(Continued in Lend Me Your Ears pp. 30-371)

The battle for audience attention (2): why stay awake in conversation?

Yesterday's televising of Supreme Court proceedings got me thinking about my attempts to use recordings to study courtroom language - and how conversation analysis had led my later works to focus on public speaking and presentation more  generally. 

This is a continuation of yesterday's excerpt from 'Lend Me Your Ears':

… becoming an effective public speaker depends on having as clear a picture as possible of the key differences between conversation on the one hand, and speeches and presentations on the other. The most important of all of these is the dramatic change in our motives for paying attention that occurs as soon as we stop conversing with other members of the audience, and settle down to listen to the speaker of the day. When I ask audiences if any of them ever find it difficult to stay awake during speeches, presentations, lectures or sermons, a typical result is that 100 per cent of them put up their hands. When asked how many have trouble staying awake listening to what someone is saying during conversations, the typical result is zero per cent.

The first statistic is proof that everyone knows that speeches and presentations have a tremendous capacity for boring audiences out of their minds, and that holding the attention of an audience is a major challenge for speakers. The second statistic points to something that people know when they think about it, but probably never give much thought to most of the time: most of us have little or no trouble in staying awake while engaged in conversation with a small number of others. This is because there are powerful incentives to pay attention built into the way conversation works. And these incentives are underpinned by implicit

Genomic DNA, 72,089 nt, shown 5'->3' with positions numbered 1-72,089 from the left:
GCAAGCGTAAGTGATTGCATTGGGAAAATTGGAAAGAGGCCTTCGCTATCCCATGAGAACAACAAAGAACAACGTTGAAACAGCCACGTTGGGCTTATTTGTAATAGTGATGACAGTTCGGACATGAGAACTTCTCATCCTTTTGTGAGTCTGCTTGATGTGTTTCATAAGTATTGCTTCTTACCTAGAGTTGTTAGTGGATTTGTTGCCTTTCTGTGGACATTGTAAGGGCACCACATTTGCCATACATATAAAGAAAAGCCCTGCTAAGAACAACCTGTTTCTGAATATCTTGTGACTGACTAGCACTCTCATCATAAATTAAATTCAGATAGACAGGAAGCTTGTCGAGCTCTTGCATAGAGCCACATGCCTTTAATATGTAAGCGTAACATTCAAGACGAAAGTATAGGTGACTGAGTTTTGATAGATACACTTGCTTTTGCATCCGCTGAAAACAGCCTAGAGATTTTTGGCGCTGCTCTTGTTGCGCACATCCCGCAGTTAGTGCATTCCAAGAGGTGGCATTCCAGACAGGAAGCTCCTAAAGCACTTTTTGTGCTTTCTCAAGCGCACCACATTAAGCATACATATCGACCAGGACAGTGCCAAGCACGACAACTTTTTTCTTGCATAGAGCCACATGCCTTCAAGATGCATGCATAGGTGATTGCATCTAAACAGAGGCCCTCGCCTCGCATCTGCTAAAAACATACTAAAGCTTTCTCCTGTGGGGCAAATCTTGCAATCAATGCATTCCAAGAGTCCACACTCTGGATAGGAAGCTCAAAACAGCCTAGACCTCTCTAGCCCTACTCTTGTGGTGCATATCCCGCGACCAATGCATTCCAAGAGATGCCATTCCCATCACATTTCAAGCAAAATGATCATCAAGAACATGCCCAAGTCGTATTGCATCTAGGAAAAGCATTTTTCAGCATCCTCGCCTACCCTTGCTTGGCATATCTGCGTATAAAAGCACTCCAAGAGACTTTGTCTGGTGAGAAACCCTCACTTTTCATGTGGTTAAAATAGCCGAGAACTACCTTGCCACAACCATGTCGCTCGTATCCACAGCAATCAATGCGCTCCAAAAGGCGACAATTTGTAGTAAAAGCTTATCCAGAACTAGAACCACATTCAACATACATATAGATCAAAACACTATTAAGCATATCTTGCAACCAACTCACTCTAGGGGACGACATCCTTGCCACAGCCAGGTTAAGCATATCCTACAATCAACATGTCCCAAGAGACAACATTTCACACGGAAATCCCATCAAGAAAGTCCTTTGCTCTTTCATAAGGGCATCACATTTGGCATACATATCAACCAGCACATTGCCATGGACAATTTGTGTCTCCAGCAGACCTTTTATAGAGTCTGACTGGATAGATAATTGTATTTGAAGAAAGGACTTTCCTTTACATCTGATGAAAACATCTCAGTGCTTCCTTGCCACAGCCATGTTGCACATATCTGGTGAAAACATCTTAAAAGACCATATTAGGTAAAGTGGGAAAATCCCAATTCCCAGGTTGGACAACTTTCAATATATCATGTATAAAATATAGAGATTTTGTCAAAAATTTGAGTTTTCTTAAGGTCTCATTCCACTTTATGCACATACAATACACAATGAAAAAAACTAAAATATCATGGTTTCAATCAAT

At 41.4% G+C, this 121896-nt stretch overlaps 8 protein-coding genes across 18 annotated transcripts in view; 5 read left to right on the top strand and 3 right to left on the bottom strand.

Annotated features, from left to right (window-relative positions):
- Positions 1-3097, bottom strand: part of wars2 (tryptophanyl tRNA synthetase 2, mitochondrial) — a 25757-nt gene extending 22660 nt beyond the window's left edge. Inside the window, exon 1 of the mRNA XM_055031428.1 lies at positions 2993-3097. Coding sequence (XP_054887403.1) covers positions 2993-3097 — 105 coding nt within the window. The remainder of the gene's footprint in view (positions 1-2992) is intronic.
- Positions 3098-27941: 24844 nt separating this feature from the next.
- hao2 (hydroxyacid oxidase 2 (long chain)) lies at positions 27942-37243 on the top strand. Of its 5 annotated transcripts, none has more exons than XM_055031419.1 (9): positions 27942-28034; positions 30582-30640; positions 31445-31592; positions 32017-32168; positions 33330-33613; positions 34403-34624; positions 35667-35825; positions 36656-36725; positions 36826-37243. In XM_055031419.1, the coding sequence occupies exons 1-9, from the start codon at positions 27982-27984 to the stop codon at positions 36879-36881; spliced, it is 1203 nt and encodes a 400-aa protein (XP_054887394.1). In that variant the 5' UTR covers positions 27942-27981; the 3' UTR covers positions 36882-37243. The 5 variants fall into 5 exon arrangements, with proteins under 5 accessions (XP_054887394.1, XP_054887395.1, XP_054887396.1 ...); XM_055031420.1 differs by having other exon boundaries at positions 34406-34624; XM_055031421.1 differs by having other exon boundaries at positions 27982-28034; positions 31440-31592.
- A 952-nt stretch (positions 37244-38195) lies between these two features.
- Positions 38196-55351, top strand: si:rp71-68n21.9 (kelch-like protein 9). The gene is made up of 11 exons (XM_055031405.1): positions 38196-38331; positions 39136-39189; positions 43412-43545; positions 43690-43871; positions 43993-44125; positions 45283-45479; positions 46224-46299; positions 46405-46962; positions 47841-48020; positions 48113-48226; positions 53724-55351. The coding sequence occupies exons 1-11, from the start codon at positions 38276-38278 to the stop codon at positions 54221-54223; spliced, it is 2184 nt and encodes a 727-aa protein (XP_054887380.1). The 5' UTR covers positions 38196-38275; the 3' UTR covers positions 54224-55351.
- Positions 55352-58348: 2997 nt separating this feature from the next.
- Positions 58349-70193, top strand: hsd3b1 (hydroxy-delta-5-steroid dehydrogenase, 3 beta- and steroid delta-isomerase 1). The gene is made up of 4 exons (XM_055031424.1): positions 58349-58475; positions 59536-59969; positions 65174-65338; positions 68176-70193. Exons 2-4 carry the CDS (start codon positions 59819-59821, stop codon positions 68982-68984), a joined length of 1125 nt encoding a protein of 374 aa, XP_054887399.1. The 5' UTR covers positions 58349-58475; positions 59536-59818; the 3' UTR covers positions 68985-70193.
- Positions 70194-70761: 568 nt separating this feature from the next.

rules that are not written down and formally taught, but are understood by everyone capable of having a conversation.

One at a time
The most obvious feature of conversation is that we take it in turns to talk: one speaker says something and, when that one’s turn comes to an end, a next speaker starts, and so on until the end of the conversation:

Speaker A: ——————|
Speaker B:                       |——————|
Speaker C:                                             |———————|

If someone else suddenly starts speaking when you are still in the middle of your turn, it’s natural to feel annoyed. In fact, you’re likely to regard anyone who trespasses on your space as ‘rude’ or ‘impolite’. You are not only within your rights to complain, but are equipped with the necessary vocabulary for referring to the
misdemeanour: the words ‘interrupt’ and ‘interruption’. When you complain of being ‘interrupted’, you are actually drawing attention to the fact that a basic, though implicit, rule of conversation has been broken: only one speaker should speak at a time, and others in the conversation should wait until the end of any current turn before starting the next one.

Occasional failures to observe this rule may be tolerated, but anyone who makes a regular habit of starting to speak in the middle of other people’s turns soon finds that there’s a heavy price to pay. Your reputation will go into a nosedive. At best, you’ll be regarded as impolite or inconsiderate; at worst as a pushy, domineering
control freak who’d rather ‘hog the conversation’ than listen to what anyone else has to say. If you’d rather not be seen like this, you have a strong incentive to pay attention at least closely enough to know when the previous speaker has finished, and when you can launch into a turn of your own without being accused of interrupting.